Home' Trinidad and Tobago Guardian : May 16th 2014 Contents A25
Friday, May 16, 2014 www.guardian.co.tt Guardian
Last Friday, while T&Ts
adults were still reeling
from the crime film-style gun-
ning down of Dana Seetahal, the
country’s children were being
knocked right over by the Sec-
ondary Entrance Assessment
examination (formerly the 11-
Plus), a single morning of their
childhood which affects their
adult lives far more directly than
even Trinidad’s crime rate enter-
ing hyperspace: pass the SEA for
one of T&T’s few “prestige” sec-
ondary schools and the illusion
that you’re living in a civilised
place can be stretched for anoth-
er five years.
Pass for any other school and
the shocking, boldfaced crime
affects you directly, personally
and daily the moment you walk
through the school gate and have
your lunch money taken by a boy
with a bandana on his head, a
child-mother on the side and a
knife in his school bag. (In the
East-West Corridor, replace
“knife” with “Nines.”)
In sympathy with people whose
whole lives may have been decid-
ed at an age at which they
haven’t had their first pimple, I
begin my own 51-Plus exam
today, doing as much as I can
figure out of the maths section.
Next Friday, I’ll try what used
to be “English” and is now “lan-
guage arts” and finish with the
essay the following Friday. These
questions come from a recent
Guardian SEA practice test, with
the usual million thanks and
praises to Bernadette of the Edi-
Mathematics. 75 minutes.
Q1. What is the value of 8 in
the numeral 18,307?
Ah, yes, they always start with
an easy one, so the children who
will be squeegeeing windshields
for a living in September won’t
start feeling stupid immediately.
Q4. Round off 5,407 to the
The answer varies with the
child: if a grandson of Jack
Warner is answering, you might
find 5,407 “rounded off” to 6.4
million, the amount to which
Jack “rounded off” a firetruck
retrieval exercise from 20 grand;
if it’s a grandson of former Clico
jefe, Lawrence Duprey, it will be
rounded off to the cost of the
next venture, whatever it might
Q9. Write in the missing
numerator: 6/8 = _/24? Hmmm.
Could the answer be “a First
Citizens Bank employee/board
member” or “a prison litigator”?
They seem to be missing a few
numerators, if not opportunities
Q11. Write a mixed number for
the improper fraction 45/12?
Hmmm. Is the answer, “That
hot little Reds from Accounts?”
Most of the men in Stock Room
wouldn’t mind improperly frac-
Q15. James bought a pen for
$19.75 and paid with a $100 bill.
How much change should he
In a real country, it would be
$80.25; in Trinidad, it would be
either: nothing, because “You
give me a blasted $20, call the
firetrucking police if you want!”;
or $5 and a “Do something,
nuh!” stare; at best, the purchas-
er could hope for a dinner mint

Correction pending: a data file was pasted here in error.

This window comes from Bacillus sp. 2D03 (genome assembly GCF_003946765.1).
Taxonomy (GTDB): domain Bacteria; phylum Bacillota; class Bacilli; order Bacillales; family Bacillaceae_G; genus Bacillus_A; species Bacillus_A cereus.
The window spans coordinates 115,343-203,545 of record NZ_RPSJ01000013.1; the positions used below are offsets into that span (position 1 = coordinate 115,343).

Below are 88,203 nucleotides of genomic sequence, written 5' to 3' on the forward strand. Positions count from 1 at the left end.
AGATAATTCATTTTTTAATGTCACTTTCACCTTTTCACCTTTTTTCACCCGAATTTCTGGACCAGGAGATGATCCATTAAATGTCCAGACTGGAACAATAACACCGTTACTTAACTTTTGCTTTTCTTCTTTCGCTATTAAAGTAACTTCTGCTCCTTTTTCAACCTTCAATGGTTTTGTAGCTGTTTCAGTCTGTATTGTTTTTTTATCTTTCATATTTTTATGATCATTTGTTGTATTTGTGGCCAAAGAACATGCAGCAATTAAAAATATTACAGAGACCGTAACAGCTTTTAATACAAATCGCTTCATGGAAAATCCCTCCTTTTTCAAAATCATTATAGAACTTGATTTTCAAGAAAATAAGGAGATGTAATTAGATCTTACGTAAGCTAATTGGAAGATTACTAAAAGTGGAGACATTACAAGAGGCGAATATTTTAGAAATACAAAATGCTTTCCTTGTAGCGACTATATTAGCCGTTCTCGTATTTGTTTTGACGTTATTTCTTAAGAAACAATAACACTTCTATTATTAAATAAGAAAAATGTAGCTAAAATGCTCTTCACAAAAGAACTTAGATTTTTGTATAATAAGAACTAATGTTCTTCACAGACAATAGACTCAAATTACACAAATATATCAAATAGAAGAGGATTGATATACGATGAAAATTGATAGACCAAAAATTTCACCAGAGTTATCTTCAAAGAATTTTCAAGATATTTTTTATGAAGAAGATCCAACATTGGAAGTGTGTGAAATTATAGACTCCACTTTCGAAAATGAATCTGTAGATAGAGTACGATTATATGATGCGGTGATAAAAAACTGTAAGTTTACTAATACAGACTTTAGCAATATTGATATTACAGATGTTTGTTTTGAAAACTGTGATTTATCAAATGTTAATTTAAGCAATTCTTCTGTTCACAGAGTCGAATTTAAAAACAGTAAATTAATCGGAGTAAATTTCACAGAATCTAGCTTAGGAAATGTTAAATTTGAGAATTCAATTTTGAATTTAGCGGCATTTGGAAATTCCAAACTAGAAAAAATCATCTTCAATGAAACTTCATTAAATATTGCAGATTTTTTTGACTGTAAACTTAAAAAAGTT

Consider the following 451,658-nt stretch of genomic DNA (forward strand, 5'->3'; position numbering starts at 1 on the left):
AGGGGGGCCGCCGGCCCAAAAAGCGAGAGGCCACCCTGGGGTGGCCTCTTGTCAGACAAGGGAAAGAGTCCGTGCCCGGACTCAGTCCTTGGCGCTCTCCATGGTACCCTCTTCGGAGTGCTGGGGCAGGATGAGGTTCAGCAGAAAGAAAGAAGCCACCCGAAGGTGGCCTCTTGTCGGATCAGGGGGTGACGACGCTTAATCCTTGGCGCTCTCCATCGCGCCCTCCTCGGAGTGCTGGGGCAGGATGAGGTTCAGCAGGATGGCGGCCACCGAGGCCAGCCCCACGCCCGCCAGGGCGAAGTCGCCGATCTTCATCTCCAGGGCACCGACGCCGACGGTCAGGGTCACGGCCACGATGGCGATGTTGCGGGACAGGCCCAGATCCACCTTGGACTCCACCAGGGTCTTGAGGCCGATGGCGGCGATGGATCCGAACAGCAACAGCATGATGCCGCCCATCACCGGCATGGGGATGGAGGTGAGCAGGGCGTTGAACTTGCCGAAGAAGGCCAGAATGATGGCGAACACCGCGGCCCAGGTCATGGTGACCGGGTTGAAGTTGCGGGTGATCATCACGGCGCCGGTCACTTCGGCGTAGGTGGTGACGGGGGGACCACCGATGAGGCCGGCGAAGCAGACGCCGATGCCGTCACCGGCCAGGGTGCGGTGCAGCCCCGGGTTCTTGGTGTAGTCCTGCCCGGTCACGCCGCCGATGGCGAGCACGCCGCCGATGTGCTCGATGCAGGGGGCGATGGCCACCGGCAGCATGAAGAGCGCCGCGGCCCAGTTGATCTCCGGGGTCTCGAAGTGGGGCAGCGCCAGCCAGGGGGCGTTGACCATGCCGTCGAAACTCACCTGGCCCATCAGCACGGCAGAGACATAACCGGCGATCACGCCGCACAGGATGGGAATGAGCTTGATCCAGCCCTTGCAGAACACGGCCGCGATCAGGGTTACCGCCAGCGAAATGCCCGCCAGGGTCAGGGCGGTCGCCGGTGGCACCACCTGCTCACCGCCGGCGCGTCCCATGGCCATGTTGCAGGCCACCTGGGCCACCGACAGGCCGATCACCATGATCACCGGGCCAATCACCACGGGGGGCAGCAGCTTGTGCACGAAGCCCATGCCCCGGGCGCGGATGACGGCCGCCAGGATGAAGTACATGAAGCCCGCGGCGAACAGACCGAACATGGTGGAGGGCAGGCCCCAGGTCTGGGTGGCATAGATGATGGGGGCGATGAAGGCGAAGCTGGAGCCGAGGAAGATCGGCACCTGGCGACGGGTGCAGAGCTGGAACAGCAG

instead of the 25 cents.
Q17. Identify the mode of the
following scores: 34, 45, 43, 53,
Must be the New Primary
School Maths; if the answer has
nothing to do with, “Yuh mode-
er,” it’s a mystery to me.
Q21. 12N = 132. What is the
value of N? OBVIOUSLY a whole
heap less than 132.
Q23. There are 36 plates in a
pack. How many plates are in 65
Duh-uh! Clearly there would
be 36 plates in each: look at your
own firetrucking first line!
Q31. There are six reserved
sections, each with the same
number of seats. There are 300
reserved seats in all. How many
are in each section?
The more important question
would be, “Why are Trinidadians
willing to pay increasingly larger
sums for six different fake “spe-
cial” sections, like “Reserved,”
“Special Reserved,” “VIP,” “Spe-
cial Reserved VIP,” “VVIP Spe-
cial-Special Reserved Platinum
VIP Special Reserved” and “Kes
Diffenthaller Dressing Room”?
Especially since there are usu-
ally far more people in the half-
dozen “special” areas than there
are in General Admission.
Q29. Catherine made chocolate
chip cookies using 2/3 cup of
brown sugar and 1⁄2 cup granu-
lated sugar. How much sugar did
she use in all?
Is this a “Language Arts” ques-
tion posing as a Maths one?
Brown sugar is granulated; in any
case, the answer is, “A higher
child obesity rate than the USA.”
Q30. June goes to the gas sta-
tion every Saturday. One week
she bought 15.6 litres of gasoline;
the next, she bought 14.5 litres
and, the third, she bought 12.8
litres. How much did she buy in
Does June not know she can
switch to a diesel-burning vehicle
and steal all the diesel she wants
in the Gulf of Paria? Even if
there are no fuel pirates cruising,
there will be an oil slick.
Q35. Mother has $270 in her
wallet. She withdrew some
money from the bank and then
had $1,650. How much did she
Depends on where Mother
lives; if it’s Laventille/Morvant,
she withdrew “all”; if it’s St
James, she withdrew “the rent
money”; if it’s Westmoorings, it’s
“dinner, no drinks”; if it’s tax-
payers’ money, the sum is too
small to register.
Q44. To make a pole, students
used cans 18cm tall. How many
cans did it take to make a 270cm
Send those dotish children to
one of Trinidad’s holding-cell
high schools: they could’ve cut
one length of bamboo instead of
trying to glue 15 tin cans togeth-
Q46. A spaceship travels 60
kilometres in six seconds. How
long will it take to travel 140km?
Depends on where it splashes
down: if it’s the Atlantic Ocean,
it will land in the calculated 14
seconds; if it’s splashing down on
the Eastern Main Road during a
school morning, however, it will
take four hours, 14 seconds from
That’s enough maths. Next
week, we do some martial arts
on the language arts.
BC Pires is not a door when he’s a
jar. Read more of his writing at
THANK GOD IT’S FRIDAY
Links Archive May 15th 2014 May 17th 2014 Navigation Previous Page Next Page